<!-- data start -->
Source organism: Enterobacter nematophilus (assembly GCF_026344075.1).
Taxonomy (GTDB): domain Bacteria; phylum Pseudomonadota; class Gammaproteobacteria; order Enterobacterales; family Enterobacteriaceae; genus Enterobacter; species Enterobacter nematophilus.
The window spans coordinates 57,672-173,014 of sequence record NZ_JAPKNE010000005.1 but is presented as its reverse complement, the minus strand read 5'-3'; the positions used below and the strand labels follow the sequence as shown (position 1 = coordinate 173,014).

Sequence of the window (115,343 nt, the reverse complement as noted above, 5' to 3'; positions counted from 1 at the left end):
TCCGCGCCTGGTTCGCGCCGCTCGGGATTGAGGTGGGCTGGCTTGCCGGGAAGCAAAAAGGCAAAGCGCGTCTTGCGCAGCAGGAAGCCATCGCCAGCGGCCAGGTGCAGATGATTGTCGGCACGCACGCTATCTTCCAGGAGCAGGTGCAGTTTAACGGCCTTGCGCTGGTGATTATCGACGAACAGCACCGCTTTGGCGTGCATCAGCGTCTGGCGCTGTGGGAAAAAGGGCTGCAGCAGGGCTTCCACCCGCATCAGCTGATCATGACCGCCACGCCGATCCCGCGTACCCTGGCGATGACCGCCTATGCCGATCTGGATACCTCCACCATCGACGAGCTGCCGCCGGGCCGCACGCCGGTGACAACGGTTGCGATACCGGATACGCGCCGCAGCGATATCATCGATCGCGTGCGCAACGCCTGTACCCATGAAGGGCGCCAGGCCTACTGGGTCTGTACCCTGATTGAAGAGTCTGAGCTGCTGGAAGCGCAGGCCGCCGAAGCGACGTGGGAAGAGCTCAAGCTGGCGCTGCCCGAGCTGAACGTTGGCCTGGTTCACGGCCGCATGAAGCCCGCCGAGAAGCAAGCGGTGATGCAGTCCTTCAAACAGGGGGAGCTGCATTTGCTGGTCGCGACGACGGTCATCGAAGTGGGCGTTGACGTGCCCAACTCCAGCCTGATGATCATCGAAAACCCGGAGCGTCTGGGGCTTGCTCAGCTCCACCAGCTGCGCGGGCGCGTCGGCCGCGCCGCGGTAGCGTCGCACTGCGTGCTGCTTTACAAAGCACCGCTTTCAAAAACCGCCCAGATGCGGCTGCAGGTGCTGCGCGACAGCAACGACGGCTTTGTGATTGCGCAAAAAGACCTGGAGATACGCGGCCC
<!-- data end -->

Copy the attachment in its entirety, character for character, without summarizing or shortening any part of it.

Source organism: Enterobacter nematophilus (assembly GCF_026344075.1).
Taxonomy (GTDB): domain Bacteria; phylum Pseudomonadota; class Gammaproteobacteria; order Enterobacterales; family Enterobacteriaceae; genus Enterobacter; species Enterobacter nematophilus.
The window spans coordinates 57,672-173,014 of sequence record NZ_JAPKNE010000005.1 but is presented as its reverse complement, the minus strand read 5'-3'; the positions used below and the strand labels follow the sequence as shown (position 1 = coordinate 173,014).

Sequence of the window (115,343 nt, the reverse complement as noted above, 5' to 3'; positions counted from 1 at the left end):
TCCGCGCCTGGTTCGCGCCGCTCGGGATTGAGGTGGGCTGGCTTGCCGGGAAGCAAAAAGGCAAAGCGCGTCTTGCGCAGCAGGAAGCCATCGCCAGCGGCCAGGTGCAGATGATTGTCGGCACGCACGCTATCTTCCAGGAGCAGGTGCAGTTTAACGGCCTTGCGCTGGTGATTATCGACGAACAGCACCGCTTTGGCGTGCATCAGCGTCTGGCGCTGTGGGAAAAAGGGCTGCAGCAGGGCTTCCACCCGCATCAGCTGATCATGACCGCCACGCCGATCCCGCGTACCCTGGCGATGACCGCCTATGCCGATCTGGATACCTCCACCATCGACGAGCTGCCGCCGGGCCGCACGCCGGTGACAACGGTTGCGATACCGGATACGCGCCGCAGCGATATCATCGATCGCGTGCGCAACGCCTGTACCCATGAAGGGCGCCAGGCCTACTGGGTCTGTACCCTGATTGAAGAGTCTGAGCTGCTGGAAGCGCAGGCCGCCGAAGCGACGTGGGAAGAGCTCAAGCTGGCGCTGCCCGAGCTGAACGTTGGCCTGGTTCACGGCCGCATGAAGCCCGCCGAGAAGCAAGCGGTGATGCAGTCCTTCAAACAGGGGGAGCTGCATTTGCTGGTCGCGACGACGGTCATCGAAGTGGGCGTTGACGTGCCCAACTCCAGCCTGATGATCATCGAAAACCCGGAGCGTCTGGGGCTTGCTCAGCTCCACCAGCTGCGCGGGCGCGTCGGCCGCGCCGCGGTAGCGTCGCACTGCGTGCTGCTTTACAAAGCACCGCTTTCAAAAACCGCCCAGATGCGGCTGCAGGTGCTGCGCGACAGCAACGACGGCTTTGTGATTGCGCAAAAAGACCTGGAGATACGCGGCCC